The 'Supremacy of God', Human Dignity and the Charter of Rights and Freedoms
University of New Brunswick Law Journal, Vol. 52, No. 227, 2003
15 Pages Posted: 7 Jul 2008
Date Written: January 1, 2003
While the Canadian Charter of Rights and Freedoms is now two decades old, and past its natural adolescence, we have yet to grapple with some of the most fundamental precepts, premises and principles which animate it. This essay is intended to explore two of these: the concept of human dignity, which does not appear in the Charter, and the concept of the supremacy of God, which are the first words to appear in the Charter.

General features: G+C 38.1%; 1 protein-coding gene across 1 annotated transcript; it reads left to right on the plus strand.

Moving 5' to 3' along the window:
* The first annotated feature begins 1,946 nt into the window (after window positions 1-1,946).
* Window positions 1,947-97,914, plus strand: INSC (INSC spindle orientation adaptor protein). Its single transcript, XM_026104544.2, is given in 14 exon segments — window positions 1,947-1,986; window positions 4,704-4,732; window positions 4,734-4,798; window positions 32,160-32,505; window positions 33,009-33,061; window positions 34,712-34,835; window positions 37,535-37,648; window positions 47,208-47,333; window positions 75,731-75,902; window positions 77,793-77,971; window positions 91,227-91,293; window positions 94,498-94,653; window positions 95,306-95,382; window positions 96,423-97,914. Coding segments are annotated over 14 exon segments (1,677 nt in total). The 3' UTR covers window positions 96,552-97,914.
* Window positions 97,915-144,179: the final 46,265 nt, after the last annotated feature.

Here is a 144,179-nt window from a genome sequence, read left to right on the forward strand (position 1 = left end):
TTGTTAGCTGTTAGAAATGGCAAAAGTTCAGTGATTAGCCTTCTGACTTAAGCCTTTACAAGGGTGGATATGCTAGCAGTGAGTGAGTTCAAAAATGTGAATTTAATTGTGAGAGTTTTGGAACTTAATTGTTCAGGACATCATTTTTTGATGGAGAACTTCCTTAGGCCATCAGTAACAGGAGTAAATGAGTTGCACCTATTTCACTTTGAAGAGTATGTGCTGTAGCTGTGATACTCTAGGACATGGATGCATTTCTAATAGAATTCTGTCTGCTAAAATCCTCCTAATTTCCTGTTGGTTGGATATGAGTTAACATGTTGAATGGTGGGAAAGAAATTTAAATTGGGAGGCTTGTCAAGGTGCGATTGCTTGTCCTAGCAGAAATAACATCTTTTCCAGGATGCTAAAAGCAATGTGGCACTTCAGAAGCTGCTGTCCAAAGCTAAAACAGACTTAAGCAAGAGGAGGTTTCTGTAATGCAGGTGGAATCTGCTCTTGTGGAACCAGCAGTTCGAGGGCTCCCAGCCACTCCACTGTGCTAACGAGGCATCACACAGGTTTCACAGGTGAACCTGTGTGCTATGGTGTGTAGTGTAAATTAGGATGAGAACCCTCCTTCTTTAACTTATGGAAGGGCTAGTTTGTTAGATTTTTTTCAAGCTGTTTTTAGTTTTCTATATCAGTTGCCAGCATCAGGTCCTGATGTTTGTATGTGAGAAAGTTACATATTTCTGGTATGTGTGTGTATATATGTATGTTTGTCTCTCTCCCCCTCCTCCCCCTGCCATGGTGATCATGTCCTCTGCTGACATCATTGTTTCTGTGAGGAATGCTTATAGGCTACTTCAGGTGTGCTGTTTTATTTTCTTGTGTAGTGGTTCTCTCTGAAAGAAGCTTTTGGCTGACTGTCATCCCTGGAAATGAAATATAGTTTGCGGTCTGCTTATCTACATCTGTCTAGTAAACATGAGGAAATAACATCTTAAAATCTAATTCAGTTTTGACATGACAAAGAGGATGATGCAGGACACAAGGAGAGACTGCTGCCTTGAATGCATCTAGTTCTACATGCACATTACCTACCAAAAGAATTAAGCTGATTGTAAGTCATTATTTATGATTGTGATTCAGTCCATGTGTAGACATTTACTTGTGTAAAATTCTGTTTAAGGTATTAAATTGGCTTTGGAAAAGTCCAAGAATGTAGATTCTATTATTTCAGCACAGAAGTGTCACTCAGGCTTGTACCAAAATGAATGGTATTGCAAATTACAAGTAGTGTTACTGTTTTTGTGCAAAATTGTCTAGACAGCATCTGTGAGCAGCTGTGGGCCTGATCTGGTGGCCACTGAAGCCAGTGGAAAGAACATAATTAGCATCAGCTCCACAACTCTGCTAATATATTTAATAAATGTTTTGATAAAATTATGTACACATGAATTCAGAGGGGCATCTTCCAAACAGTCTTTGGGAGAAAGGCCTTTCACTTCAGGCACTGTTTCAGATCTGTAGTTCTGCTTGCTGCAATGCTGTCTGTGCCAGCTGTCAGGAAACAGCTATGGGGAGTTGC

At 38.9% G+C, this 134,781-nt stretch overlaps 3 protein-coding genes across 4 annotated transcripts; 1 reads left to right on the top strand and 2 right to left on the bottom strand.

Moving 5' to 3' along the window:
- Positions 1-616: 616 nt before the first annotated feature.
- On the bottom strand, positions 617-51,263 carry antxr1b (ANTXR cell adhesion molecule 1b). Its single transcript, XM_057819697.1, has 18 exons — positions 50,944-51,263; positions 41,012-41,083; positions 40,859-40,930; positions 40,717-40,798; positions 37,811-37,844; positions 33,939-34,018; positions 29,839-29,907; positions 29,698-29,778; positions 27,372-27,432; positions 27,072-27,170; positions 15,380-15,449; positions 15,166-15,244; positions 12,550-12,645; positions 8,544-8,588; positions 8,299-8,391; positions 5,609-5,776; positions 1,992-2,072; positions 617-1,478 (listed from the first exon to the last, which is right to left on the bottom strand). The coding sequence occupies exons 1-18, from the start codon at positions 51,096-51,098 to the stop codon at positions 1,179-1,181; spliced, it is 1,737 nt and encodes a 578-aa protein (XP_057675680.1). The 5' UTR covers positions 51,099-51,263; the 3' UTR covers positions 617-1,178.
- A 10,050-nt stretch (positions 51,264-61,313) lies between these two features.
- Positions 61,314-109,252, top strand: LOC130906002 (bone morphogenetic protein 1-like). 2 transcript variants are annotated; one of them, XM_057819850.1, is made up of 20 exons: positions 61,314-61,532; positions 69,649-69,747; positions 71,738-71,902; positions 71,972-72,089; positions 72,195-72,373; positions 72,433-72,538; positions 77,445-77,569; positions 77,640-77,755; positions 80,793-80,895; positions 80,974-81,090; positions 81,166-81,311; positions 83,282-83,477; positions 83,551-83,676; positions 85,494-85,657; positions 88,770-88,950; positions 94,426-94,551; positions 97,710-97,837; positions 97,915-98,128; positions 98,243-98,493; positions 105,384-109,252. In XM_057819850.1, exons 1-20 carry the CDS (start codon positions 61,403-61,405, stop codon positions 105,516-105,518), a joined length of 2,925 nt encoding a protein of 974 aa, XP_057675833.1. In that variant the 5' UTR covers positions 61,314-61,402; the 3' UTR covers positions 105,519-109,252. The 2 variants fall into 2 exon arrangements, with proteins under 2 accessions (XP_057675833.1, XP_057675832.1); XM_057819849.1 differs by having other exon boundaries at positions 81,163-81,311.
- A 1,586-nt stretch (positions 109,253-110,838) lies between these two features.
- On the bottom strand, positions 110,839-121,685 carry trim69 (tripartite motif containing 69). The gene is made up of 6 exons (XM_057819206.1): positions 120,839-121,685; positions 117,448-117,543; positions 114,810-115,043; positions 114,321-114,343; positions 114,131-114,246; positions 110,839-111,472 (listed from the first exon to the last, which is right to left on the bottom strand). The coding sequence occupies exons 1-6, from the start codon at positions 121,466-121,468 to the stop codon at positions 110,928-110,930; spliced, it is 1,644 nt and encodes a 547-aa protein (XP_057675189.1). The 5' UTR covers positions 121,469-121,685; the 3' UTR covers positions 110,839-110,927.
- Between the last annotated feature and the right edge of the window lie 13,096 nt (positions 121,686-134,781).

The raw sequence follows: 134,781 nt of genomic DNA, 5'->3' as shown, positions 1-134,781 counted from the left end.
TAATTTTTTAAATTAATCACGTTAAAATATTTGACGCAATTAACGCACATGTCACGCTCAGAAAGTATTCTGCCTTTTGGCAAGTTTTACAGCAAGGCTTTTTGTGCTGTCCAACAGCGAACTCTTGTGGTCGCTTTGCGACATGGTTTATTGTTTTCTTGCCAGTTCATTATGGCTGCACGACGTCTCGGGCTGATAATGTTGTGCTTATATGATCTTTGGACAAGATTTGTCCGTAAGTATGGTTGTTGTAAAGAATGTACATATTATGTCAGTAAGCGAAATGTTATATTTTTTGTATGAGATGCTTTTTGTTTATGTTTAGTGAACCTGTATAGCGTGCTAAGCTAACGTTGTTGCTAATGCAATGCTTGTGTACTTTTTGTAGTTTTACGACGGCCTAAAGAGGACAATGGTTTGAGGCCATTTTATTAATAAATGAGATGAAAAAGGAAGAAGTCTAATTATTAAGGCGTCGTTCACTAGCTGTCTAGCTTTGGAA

The argument I advance in this essay is as follows. The reference to the supremacy of God in the Charter's Preamble should be given meaning as an animating principle of constitutional interpretation, on par with the rule of law with which it is paired. To embrace the rule of law while abandoning the supremacy of God is to neglect the governing premise of the Charter. The supremacy of God, in turn, can only play a meaningful role in constitutional interpretation if it is taken as a general statement regarding the universal, normative aspirations of the Charter, rather than as a direction to privilege anyone particular religious or spiritual perspective over another, or over those perspectives which deny the existence of God per se. The concept of human dignity represents a key normative aspiration of Charter jurisprudence. It has rarely been justified or elaborated, however, on normative terms. Rather, the Supreme Court has tended to treat its articulation of the scope and content of human dignity as an article of faith, simply to be invoked along the way to what the Court has deemed a just outcome of a Charter challenge. I argue that if the concept of human dignity was linked with the supremacy of God in the Charter's Preamble, it would be incumbent on courts to justify their claims regarding human dignity as a leap of faith, and a more coherent and robust elaboration of the Charter's moral architecture would result.
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